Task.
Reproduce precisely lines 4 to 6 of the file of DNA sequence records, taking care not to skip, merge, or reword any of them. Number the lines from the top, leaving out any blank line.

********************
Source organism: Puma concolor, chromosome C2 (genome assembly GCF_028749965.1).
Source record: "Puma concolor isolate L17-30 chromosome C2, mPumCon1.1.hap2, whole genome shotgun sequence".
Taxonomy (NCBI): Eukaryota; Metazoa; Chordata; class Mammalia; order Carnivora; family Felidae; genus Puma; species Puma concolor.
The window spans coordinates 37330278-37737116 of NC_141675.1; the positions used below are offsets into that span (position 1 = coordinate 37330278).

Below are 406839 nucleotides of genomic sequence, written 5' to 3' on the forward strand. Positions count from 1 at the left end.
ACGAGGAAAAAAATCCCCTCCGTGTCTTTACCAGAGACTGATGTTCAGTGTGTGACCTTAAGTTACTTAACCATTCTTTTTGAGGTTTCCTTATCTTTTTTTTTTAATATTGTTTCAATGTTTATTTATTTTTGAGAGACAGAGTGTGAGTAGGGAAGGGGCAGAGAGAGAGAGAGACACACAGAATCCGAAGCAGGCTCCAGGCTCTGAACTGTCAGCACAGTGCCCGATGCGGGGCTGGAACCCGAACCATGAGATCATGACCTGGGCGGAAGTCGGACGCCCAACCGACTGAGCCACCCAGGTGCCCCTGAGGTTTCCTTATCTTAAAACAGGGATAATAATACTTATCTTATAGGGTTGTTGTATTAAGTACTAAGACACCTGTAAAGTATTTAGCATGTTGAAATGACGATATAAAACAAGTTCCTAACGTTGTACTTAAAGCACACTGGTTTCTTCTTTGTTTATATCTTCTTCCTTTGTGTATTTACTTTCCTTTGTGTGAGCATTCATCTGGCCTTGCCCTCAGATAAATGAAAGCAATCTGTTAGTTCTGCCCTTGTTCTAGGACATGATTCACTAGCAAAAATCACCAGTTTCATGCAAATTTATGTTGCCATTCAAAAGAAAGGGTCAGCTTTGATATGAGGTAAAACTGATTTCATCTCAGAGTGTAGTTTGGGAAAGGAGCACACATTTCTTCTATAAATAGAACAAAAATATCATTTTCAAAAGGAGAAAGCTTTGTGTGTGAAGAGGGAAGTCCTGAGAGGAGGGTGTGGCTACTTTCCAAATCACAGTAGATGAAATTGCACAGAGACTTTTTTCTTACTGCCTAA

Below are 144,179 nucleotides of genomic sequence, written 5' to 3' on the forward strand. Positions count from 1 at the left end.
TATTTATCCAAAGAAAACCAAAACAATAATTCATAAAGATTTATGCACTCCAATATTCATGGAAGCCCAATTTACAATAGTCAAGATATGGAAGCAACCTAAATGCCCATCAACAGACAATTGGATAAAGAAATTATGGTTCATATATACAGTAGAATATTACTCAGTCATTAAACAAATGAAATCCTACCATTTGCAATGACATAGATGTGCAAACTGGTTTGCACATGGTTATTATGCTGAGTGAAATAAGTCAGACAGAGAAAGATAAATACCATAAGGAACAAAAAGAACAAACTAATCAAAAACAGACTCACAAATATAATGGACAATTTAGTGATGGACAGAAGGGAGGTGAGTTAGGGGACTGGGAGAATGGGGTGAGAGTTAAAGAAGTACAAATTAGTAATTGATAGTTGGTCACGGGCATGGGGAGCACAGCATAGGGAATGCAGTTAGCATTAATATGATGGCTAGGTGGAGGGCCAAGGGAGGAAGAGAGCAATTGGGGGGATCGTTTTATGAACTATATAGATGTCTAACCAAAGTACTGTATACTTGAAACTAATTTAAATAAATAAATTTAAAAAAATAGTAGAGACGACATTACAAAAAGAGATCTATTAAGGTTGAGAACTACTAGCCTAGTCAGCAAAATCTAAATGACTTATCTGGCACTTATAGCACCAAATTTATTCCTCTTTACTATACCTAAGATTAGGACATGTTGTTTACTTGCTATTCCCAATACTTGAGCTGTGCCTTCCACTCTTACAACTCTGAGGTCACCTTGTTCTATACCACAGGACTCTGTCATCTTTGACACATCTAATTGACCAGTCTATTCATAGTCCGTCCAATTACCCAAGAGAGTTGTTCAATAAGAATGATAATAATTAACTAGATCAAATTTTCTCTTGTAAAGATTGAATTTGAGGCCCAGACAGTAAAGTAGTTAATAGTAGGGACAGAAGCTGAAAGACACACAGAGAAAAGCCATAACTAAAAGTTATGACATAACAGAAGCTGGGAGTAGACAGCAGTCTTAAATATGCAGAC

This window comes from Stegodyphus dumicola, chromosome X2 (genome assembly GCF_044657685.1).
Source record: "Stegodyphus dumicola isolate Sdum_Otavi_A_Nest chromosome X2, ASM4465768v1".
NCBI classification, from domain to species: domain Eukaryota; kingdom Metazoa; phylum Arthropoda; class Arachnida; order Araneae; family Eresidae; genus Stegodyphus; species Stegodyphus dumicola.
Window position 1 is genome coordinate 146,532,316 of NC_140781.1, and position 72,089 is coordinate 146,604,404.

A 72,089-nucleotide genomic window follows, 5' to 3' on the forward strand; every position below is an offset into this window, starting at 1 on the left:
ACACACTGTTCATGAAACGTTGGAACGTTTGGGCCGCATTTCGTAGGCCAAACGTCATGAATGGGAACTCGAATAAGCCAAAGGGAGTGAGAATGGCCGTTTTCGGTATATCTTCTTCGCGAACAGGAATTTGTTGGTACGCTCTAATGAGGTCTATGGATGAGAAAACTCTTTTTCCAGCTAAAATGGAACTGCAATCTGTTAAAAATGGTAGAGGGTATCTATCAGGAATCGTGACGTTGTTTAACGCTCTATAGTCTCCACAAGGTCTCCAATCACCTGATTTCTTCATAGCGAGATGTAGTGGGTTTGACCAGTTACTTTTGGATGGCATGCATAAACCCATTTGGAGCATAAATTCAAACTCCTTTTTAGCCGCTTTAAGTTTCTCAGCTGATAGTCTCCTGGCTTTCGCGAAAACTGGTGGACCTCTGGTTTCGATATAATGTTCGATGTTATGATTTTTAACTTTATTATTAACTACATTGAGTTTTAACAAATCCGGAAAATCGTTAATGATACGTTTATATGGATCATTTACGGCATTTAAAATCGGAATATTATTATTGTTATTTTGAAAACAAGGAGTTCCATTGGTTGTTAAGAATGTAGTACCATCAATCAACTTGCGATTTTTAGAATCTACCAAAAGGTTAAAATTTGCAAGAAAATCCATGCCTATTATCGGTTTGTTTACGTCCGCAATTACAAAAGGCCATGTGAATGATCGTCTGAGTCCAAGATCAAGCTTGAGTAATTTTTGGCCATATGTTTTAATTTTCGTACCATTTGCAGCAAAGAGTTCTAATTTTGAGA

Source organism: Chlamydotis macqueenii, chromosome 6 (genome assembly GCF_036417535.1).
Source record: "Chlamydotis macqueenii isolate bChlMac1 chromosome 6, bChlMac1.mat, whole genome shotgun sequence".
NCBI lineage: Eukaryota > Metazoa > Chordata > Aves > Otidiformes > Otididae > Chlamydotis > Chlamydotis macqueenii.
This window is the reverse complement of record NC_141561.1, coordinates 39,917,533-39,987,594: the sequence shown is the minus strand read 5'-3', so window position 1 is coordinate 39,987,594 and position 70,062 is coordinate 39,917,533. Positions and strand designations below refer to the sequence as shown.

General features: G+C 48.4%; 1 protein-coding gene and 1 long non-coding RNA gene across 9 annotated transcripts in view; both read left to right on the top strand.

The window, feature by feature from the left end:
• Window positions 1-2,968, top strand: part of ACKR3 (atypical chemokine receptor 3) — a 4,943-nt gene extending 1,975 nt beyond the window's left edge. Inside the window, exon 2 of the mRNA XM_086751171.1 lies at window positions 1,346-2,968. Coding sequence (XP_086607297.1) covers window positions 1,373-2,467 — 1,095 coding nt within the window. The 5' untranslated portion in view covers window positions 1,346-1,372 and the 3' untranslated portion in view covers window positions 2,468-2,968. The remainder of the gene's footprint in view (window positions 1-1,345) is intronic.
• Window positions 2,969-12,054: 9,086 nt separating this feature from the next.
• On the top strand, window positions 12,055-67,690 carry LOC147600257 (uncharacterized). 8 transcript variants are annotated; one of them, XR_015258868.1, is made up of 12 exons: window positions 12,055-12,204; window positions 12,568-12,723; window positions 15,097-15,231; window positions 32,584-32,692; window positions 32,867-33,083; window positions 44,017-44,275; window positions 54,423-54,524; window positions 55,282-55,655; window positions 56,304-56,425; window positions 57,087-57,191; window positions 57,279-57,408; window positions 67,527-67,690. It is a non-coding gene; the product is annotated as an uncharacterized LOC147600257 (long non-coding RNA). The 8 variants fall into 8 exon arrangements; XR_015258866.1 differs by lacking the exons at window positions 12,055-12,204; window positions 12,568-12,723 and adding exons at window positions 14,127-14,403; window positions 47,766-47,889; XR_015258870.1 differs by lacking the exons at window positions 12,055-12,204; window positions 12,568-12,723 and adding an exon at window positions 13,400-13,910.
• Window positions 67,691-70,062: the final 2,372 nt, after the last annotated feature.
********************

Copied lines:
The window spans coordinates 37330278-37737116 of NC_141675.1; the positions used below are offsets into that span (position 1 = coordinate 37330278).

Below are 406839 nucleotides of genomic sequence, written 5' to 3' on the forward strand. Positions count from 1 at the left end.
ACGAGGAAAAAAATCCCCTCCGTGTCTTTACCAGAGACTGATGTTCAGTGTGTGACCTTAAGTTACTTAACCATTCTTTTTGAGGTTTCCTTATCTTTTTTTTTTAATATTGTTTCAATGTTTATTTATTTTTGAGAGACAGAGTGTGAGTAGGGAAGGGGCAGAGAGAGAGAGAGACACACAGAATCCGAAGCAGGCTCCAGGCTCTGAACTGTCAGCACAGTGCCCGATGCGGGGCTGGAACCCGAACCATGAGATCATGACCTGGGCGGAAGTCGGACGCCCAACCGACTGAGCCACCCAGGTGCCCCTGAGGTTTCCTTATCTTAAAACAGGGATAATAATACTTATCTTATAGGGTTGTTGTATTAAGTACTAAGACACCTGTAAAGTATTTAGCATGTTGAAATGACGATATAAAACAAGTTCCTAACGTTGTACTTAAAGCACACTGGTTTCTTCTTTGTTTATATCTTCTTCCTTTGTGTATTTACTTTCCTTTGTGTGAGCATTCATCTGGCCTTGCCCTCAGATAAATGAAAGCAATCTGTTAGTTCTGCCCTTGTTCTAGGACATGATTCACTAGCAAAAATCACCAGTTTCATGCAAATTTATGTTGCCATTCAAAAGAAAGGGTCAGCTTTGATATGAGGTAAAACTGATTTCATCTCAGAGTGTAGTTTGGGAAAGGAGCACACATTTCTTCTATAAATAGAACAAAAATATCATTTTCAAAAGGAGAAAGCTTTGTGTGTGAAGAGGGAAGTCCTGAGAGGAGGGTGTGGCTACTTTCCAAATCACAGTAGATGAAATTGCACAGAGACTTTTTTCTTACTGCCTAA